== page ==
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04/23/2024 01:18 AM
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House of Representatives
Session of 2023 - 2024 Regular Session


Posted: March 26, 2024 01:47 PM
From: Representative James B. Struzzi, II and Rep. Aaron D. Kaufer, Rep. Jonathan Fritz, Rep. Mike Cabell, Rep. Joe Hogan, Rep. Clint Owlett, Rep. Eric R. Nelson
To: All House members
Subject: Energy Affordability Legislative Package
Over the past few years, Pennsylvania families have all felt the strain of rising costs and record inflation. A major component of that strain can be attributed to ever-rising energy costs. Pennsylvanians of all income levels are struggling to afford basic necessities such as food and clothing. Now, due to failed energy policies at the federal and state levels, they are struggling to afford to heat their homes and turn their lights on.
We agree that Pennsylvania should not be losing out to neighboring states. However, in order to remain competitive it must be more affordable to live and work in the Commonwealth. Not only do existing restrictive energy policies work against meaningful clean energy environmental goals, but they hurt our economy and the wallets of families all across Pennsylvania, as well as increasing the probability of greater blackouts. In short, they hurt our state and our overall competitiveness.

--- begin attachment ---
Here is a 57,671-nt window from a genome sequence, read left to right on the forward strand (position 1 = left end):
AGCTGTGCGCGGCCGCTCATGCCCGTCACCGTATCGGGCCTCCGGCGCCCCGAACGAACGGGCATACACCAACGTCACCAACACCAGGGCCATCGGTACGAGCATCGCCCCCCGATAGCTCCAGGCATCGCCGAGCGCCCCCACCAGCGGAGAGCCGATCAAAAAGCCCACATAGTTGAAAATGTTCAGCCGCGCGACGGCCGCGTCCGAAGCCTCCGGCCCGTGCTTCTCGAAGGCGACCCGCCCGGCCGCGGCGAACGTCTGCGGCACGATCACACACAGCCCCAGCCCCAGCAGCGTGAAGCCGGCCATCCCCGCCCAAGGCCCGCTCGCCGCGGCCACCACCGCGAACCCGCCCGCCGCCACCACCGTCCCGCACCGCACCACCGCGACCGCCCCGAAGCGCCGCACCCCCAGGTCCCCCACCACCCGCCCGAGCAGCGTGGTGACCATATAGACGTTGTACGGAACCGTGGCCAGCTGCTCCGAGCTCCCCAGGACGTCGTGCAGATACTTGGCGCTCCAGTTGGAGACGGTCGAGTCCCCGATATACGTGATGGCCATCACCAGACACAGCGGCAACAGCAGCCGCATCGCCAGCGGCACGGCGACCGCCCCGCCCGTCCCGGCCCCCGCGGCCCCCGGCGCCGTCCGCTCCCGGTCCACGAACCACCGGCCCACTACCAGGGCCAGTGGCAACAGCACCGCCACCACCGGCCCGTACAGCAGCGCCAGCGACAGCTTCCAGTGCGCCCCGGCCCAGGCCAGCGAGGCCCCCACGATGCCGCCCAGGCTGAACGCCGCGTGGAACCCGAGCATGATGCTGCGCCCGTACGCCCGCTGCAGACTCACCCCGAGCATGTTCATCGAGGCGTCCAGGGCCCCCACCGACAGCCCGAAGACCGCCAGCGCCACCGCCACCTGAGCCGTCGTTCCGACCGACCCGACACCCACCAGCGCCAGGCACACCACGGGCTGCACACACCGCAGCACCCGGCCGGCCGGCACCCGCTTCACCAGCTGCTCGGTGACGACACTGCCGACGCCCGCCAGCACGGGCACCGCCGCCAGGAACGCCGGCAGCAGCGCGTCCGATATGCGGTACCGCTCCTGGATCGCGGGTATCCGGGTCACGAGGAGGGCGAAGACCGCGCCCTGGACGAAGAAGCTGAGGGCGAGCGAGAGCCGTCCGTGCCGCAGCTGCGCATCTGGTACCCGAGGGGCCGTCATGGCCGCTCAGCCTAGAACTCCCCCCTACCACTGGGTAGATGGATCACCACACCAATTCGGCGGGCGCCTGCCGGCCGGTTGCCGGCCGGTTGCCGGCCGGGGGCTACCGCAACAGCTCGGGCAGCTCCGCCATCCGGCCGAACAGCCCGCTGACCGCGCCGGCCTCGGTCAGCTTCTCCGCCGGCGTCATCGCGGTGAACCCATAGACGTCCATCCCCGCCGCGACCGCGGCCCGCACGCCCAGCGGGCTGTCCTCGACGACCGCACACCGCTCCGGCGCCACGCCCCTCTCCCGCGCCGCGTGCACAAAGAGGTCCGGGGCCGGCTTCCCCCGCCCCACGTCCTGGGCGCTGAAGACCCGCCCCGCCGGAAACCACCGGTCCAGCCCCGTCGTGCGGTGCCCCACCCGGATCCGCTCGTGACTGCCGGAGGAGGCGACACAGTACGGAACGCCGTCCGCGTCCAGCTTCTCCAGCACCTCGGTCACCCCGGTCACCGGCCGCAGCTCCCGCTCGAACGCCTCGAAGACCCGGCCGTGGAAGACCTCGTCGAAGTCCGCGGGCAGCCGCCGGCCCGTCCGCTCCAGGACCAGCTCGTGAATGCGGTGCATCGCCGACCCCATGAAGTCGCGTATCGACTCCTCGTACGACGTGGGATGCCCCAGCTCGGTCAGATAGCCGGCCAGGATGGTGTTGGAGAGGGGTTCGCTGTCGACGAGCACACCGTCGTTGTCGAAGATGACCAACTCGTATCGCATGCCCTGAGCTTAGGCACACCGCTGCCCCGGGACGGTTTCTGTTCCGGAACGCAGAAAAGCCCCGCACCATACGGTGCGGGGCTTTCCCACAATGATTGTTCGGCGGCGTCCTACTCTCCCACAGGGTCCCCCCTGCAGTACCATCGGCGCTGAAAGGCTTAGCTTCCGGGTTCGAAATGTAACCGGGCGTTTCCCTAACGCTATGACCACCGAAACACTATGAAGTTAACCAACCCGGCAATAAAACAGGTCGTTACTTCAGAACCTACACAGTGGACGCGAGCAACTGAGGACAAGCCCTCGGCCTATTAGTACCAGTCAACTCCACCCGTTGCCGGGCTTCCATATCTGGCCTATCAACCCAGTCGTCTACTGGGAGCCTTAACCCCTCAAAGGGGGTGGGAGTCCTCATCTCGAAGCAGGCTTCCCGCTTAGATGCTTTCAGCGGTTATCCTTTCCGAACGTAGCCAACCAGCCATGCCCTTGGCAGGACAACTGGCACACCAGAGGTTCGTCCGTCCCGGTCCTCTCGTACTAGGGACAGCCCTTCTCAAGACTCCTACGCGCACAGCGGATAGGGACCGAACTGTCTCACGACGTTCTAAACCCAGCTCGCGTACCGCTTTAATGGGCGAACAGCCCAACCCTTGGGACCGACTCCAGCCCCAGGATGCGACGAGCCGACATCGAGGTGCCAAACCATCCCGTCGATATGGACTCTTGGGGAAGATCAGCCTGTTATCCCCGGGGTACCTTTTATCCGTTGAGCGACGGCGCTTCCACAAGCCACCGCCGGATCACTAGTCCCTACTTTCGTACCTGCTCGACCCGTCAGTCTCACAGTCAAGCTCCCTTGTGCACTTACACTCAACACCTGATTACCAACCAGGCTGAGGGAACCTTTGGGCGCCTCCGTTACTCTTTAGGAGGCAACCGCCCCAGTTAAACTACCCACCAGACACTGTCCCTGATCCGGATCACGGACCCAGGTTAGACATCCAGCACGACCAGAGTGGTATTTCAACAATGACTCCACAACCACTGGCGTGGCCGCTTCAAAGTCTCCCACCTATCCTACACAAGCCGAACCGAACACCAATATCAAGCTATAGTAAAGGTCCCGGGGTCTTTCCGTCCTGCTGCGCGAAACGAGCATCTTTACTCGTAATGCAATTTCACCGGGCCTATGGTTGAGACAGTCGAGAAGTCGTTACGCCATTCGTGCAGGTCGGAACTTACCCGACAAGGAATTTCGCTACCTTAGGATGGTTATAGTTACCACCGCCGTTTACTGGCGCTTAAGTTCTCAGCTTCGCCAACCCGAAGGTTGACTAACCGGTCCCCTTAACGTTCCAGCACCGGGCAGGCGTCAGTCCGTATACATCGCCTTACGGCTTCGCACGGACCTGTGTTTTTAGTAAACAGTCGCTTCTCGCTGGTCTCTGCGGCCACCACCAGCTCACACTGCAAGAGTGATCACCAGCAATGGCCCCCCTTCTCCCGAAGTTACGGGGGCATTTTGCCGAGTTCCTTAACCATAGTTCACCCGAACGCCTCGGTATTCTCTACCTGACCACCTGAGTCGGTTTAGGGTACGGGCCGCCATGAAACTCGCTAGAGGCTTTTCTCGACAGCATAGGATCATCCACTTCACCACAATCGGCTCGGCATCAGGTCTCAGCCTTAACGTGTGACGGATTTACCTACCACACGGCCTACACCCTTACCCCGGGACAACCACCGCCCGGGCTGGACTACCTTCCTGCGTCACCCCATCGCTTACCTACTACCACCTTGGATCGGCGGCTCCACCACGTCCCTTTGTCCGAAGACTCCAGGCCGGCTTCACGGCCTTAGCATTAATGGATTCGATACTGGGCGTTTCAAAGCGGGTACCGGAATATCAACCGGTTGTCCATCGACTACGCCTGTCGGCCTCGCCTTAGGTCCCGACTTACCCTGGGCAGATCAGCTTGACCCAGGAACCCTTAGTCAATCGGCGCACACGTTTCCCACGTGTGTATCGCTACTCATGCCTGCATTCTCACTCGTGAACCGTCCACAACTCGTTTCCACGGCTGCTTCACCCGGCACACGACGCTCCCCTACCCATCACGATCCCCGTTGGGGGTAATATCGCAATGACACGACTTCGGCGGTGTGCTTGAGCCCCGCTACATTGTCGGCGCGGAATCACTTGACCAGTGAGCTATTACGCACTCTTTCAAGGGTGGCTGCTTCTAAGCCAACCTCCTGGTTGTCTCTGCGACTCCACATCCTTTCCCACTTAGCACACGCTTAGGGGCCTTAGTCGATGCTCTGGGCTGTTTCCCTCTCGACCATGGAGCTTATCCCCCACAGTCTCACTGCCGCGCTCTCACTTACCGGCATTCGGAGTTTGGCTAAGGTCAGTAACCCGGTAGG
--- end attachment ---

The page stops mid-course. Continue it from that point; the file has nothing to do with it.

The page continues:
We are acutely aware of the strain these energy costs put on Pennsylvania’s households and small businesses and are committed to advancing ideas that will keep more money in the pockets of hardworking Pennsylvanians’ while also promoting energy reliability, sustainability and independence.
We hope you will join us in co-sponsoring this legislation:

Document #1

Description: Document #1 (Rep. Kaufer) Repurpose Act 129 dollars
For program year 2023, approximately $529 million dollars were used for energy efficiency and conservation programs under Act 129. The metrics for how effective these dollars are have remained stagnant for the past few years. Since energy costs have been hitting consumers especially hard, this legislation would better repurpose those dollars by having them flow back to energy bill payers as a negative surcharge.

Document #2

Description: Document #2 (Rep. Fritz) – Create an Independent Energy Advocate within DEP
Pennsylvania’s Department of Environmental Protection (DEP) has consistently produced regulations and policies that impact our ability to produce electricity while only them with a narrow argument in favor of the specific regulation at hand. This has been done without considering broader energy implications. Mandating an independent energy advocate within the Department to be tasked with protecting grid reliability and energy affordability would improve this.  The advocate should be appointed by the Governor and require Senate confirmation and must approve any DEP action that would impact PA’s energy portfolio.

Document #3

Document #3 (Rep. Cabell) – Allow pre-tax dollars to be utilized for energy bills
Modeled after a 529 plan or a Health Savings Account, this bill would permit energy bills to be paid with pre-tax dollars. This would be accomplished by allowing for a direct deposit system from an employer that could be utilized for eligible expenses, such as electric bills, natural gas bills, heating oil, or other energy-related use.

Document #4